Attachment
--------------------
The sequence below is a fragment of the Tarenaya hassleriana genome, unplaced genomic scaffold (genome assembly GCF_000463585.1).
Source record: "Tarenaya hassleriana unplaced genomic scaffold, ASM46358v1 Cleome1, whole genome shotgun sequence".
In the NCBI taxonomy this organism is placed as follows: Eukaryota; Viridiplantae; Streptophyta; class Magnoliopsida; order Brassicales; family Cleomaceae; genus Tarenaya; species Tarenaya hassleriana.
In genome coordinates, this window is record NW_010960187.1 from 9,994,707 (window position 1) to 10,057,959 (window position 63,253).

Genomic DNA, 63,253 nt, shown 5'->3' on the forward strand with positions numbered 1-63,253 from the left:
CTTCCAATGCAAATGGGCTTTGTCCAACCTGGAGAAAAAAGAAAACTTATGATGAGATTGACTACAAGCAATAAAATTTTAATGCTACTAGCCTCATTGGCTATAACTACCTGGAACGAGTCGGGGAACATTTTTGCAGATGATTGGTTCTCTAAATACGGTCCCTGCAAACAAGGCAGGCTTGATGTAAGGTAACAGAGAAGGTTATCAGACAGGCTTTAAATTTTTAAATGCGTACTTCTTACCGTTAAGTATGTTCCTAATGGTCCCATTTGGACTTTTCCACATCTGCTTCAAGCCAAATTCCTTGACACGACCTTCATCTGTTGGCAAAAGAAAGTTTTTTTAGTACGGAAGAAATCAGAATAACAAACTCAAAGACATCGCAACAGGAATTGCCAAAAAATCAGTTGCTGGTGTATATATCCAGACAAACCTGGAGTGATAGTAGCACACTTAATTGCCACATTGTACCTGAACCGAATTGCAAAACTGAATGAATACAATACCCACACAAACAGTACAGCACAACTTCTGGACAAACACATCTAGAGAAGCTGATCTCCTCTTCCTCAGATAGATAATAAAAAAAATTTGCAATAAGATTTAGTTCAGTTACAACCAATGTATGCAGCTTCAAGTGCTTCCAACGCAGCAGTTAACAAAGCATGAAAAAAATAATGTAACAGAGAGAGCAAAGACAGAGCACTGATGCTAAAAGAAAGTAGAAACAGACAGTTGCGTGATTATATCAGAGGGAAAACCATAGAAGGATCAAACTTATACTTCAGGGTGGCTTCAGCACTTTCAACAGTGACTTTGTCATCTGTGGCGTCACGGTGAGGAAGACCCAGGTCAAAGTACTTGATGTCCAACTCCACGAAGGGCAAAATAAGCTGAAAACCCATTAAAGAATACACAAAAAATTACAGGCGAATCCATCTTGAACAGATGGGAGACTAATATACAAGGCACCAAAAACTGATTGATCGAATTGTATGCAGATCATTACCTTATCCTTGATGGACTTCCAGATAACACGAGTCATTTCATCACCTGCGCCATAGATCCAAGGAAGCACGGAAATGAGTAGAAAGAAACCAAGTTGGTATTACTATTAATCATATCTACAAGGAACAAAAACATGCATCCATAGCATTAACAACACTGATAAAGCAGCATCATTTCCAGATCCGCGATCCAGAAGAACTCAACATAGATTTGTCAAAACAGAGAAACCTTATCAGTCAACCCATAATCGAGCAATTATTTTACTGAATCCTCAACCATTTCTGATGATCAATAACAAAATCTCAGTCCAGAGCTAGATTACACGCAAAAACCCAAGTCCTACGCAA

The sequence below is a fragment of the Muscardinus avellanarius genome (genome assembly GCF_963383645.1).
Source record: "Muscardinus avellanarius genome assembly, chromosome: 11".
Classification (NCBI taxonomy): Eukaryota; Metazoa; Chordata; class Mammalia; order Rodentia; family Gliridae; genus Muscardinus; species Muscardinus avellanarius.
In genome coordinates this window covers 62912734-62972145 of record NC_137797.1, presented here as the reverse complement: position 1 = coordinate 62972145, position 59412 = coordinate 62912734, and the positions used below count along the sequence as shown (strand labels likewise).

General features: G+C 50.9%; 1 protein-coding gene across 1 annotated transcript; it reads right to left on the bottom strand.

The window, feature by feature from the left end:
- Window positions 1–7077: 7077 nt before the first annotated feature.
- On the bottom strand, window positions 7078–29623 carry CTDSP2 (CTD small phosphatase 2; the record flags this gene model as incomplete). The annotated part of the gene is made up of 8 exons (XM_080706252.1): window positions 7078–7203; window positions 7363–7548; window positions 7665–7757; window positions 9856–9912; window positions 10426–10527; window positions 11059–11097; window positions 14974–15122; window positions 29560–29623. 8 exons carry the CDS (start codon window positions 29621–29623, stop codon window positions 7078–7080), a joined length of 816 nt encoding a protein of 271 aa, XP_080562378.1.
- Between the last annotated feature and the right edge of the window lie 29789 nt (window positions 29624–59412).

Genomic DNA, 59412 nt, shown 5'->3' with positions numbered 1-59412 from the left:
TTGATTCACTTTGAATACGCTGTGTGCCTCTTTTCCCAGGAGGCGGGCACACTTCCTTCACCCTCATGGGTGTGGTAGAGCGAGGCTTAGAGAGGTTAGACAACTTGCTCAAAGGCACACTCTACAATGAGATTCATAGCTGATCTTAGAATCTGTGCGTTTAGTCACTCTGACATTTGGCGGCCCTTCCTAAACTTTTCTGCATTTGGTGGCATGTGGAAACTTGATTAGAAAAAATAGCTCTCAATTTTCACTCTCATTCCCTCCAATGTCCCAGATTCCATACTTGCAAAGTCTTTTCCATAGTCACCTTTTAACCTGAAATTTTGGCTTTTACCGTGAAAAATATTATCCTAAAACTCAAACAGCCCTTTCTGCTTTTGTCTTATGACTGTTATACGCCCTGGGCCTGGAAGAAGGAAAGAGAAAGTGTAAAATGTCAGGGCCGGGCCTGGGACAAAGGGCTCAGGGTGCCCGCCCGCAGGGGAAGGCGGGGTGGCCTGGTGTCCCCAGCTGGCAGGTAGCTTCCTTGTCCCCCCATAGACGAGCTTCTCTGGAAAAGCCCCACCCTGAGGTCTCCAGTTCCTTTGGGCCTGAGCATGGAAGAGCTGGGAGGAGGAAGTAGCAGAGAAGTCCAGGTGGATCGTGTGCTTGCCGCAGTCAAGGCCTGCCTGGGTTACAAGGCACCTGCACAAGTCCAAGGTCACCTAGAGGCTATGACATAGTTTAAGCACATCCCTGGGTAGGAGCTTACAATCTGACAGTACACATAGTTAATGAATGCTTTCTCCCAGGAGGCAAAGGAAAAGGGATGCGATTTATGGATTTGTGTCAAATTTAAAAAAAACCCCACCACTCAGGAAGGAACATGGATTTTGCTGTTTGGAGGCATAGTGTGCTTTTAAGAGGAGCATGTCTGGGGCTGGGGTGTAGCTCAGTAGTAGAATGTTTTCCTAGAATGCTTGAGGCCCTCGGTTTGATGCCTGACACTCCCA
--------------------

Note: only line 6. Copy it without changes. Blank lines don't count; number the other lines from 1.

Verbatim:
CTTCCAATGCAAATGGGCTTTGTCCAACCTGGAGAAAAAAGAAAACTTATGATGAGATTGACTACAAGCAATAAAATTTTAATGCTACTAGCCTCATTGGCTATAACTACCTGGAACGAGTCGGGGAACATTTTTGCAGATGATTGGTTCTCTAAATACGGTCCCTGCAAACAAGGCAGGCTTGATGTAAGGTAACAGAGAAGGTTATCAGACAGGCTTTAAATTTTTAAATGCGTACTTCTTACCGTTAAGTATGTTCCTAATGGTCCCATTTGGACTTTTCCACATCTGCTTCAAGCCAAATTCCTTGACACGACCTTCATCTGTTGGCAAAAGAAAGTTTTTTTAGTACGGAAGAAATCAGAATAACAAACTCAAAGACATCGCAACAGGAATTGCCAAAAAATCAGTTGCTGGTGTATATATCCAGACAAACCTGGAGTGATAGTAGCACACTTAATTGCCACATTGTACCTGAACCGAATTGCAAAACTGAATGAATACAATACCCACACAAACAGTACAGCACAACTTCTGGACAAACACATCTAGAGAAGCTGATCTCCTCTTCCTCAGATAGATAATAAAAAAAATTTGCAATAAGATTTAGTTCAGTTACAACCAATGTATGCAGCTTCAAGTGCTTCCAACGCAGCAGTTAACAAAGCATGAAAAAAATAATGTAACAGAGAGAGCAAAGACAGAGCACTGATGCTAAAAGAAAGTAGAAACAGACAGTTGCGTGATTATATCAGAGGGAAAACCATAGAAGGATCAAACTTATACTTCAGGGTGGCTTCAGCACTTTCAACAGTGACTTTGTCATCTGTGGCGTCACGGTGAGGAAGACCCAGGTCAAAGTACTTGATGTCCAACTCCACGAAGGGCAAAATAAGCTGAAAACCCATTAAAGAATACACAAAAAATTACAGGCGAATCCATCTTGAACAGATGGGAGACTAATATACAAGGCACCAAAAACTGATTGATCGAATTGTATGCAGATCATTACCTTATCCTTGATGGACTTCCAGATAACACGAGTCATTTCATCACCTGCGCCATAGATCCAAGGAAGCACGGAAATGAGTAGAAAGAAACCAAGTTGGTATTACTATTAATCATATCTACAAGGAACAAAAACATGCATCCATAGCATTAACAACACTGATAAAGCAGCATCATTTCCAGATCCGCGATCCAGAAGAACTCAACATAGATTTGTCAAAACAGAGAAACCTTATCAGTCAACCCATAATCGAGCAATTATTTTACTGAATCCTCAACCATTTCTGATGATCAATAACAAAATCTCAGTCCAGAGCTAGATTACACGCAAAAACCCAAGTCCTACGCAA